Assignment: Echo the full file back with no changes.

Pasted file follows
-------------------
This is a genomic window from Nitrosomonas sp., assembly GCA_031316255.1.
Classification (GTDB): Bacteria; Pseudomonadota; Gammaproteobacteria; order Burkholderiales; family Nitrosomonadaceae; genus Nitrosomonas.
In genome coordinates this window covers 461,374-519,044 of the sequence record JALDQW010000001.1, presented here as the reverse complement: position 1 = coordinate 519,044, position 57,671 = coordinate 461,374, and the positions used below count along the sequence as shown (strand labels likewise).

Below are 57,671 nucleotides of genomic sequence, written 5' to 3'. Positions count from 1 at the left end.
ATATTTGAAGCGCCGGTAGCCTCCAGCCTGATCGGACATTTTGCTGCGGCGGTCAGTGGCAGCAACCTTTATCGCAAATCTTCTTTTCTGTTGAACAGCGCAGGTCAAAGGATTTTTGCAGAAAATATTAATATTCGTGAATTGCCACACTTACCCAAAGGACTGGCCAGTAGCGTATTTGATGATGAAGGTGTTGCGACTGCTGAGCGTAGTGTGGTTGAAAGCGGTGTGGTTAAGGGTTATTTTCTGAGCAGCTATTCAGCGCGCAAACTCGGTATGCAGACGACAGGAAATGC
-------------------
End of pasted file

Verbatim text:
This is a genomic window from Nitrosomonas sp., assembly GCA_031316255.1.
Classification (GTDB): Bacteria; Pseudomonadota; Gammaproteobacteria; order Burkholderiales; family Nitrosomonadaceae; genus Nitrosomonas.
In genome coordinates this window covers 461,374-519,044 of the sequence record JALDQW010000001.1, presented here as the reverse complement: position 1 = coordinate 519,044, position 57,671 = coordinate 461,374, and the positions used below count along the sequence as shown (strand labels likewise).

Below are 57,671 nucleotides of genomic sequence, written 5' to 3'. Positions count from 1 at the left end.
ATATTTGAAGCGCCGGTAGCCTCCAGCCTGATCGGACATTTTGCTGCGGCGGTCAGTGGCAGCAACCTTTATCGCAAATCTTCTTTTCTGTTGAACAGCGCAGGTCAAAGGATTTTTGCAGAAAATATTAATATTCGTGAATTGCCACACTTACCCAAAGGACTGGCCAGTAGCGTATTTGATGATGAAGGTGTTGCGACTGCTGAGCGTAGTGTGGTTGAAAGCGGTGTGGTTAAGGGTTATTTTCTGAGCAGCTATTCAGCGCGCAAACTCGGTATGCAGACGACAGGAAATGC